The decision by India and Egypt to upgrade their ties to a Strategic Partnership during Prime Minister Narendra Modi’s meeting with Egypt President Abdel Fattah El-Sisi is a significant move for India’s ties with the West Asia-North Africa (WANA) region that is long overdue, given their historical ties. The two countries signed a Friendship Treaty in 1955, and India’s support to Egypt, including during the Suez Canal crisis in 1956, eventually led to the Non-Aligned Movement in 1961, with both as founder members. They were also instrumental in the G-77 grouping and “South-South Cooperation” initiatives. During the Cold War, India and Egypt were united over their desire not to become “camp followers” of either the U.S. or the Soviet Union. More recently, their positions on the Ukraine war have been extremely similar — refusing to criticise Russia’s actions but not condoning them either and calling for a diplomatic resolution. Last year, India’s decision to supply wheat to Egypt, one of the world’s biggest importers that was hit by the blockade on exports from Russia and Ukraine last year, before the Black Sea Grain Initiative stepped in, won New Delhi much goodwill in Cairo. The two sides are also pursuing closer cooperation in green energy, pharmaceuticals and defence, with MoUs in agriculture, archaeology and antiquities, and competition law. Mr. Modi’s visit to the Al-Hakim Mosque and meeting with Egypt’s Grand Mufti appeared to be an attempt to dispel misgivings about his government’s policies towards the Muslim world.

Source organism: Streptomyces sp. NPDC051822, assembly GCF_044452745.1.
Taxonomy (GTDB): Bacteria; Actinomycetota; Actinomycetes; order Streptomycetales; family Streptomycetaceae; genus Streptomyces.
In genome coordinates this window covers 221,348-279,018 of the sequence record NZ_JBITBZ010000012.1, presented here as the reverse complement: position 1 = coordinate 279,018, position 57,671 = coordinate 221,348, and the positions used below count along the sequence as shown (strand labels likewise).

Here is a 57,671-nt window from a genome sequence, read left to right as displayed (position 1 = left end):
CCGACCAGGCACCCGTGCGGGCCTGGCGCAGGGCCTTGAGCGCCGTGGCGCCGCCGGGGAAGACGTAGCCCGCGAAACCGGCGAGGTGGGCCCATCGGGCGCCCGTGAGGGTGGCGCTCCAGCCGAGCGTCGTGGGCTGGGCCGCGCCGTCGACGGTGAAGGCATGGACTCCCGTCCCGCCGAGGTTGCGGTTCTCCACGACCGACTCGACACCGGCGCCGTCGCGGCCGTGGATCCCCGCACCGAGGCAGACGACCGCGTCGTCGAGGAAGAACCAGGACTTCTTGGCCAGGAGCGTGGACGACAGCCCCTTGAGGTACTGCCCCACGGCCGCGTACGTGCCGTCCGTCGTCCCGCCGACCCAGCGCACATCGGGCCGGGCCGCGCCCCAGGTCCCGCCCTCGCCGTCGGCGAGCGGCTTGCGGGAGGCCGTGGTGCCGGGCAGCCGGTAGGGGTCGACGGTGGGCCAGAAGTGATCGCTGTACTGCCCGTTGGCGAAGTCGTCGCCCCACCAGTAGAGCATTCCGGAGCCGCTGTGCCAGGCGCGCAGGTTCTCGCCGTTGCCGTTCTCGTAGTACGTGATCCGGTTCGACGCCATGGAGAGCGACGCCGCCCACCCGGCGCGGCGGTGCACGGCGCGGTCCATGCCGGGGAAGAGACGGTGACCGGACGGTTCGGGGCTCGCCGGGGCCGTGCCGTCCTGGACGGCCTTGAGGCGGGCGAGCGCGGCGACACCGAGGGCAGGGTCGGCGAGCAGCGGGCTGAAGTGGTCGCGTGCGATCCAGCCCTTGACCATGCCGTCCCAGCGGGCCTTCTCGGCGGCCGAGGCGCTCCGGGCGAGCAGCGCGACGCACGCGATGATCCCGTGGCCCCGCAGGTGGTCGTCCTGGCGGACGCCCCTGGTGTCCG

President El-Sisi who was India’s Republic Day chief guest this year, conferred Egypt’s highest State Honour, “The Order of The Nile”, on Mr. Modi; it is given to world leaders and those “who offer Egypt or humanity invaluable services”. The two leaders will meet again as Egypt is a “special invitee” to the G-20 Summit in Delhi in September. The leaders appear to have spent much time focusing on multilateral issues, India’s close ties in Egypt’s neighbourhood (especially Israel and Saudi Arabia), food and energy security constraints, and building more cooperation with the Global South including the African Union. In March, Egypt joined the “New Development Bank” set up by BRICS (Brazil-Russia-India-China-South Africa), and is keen to join this grouping that will deliberate new memberships at its Summit in Cape Town this August, where Egypt will seek India’s support. Bolstered by historical ties, and buffeted by present-day geopolitical turmoil, it is clear that India and Egypt are now essaying a closer relationship, one that looks both at future economies and autonomous foreign policies.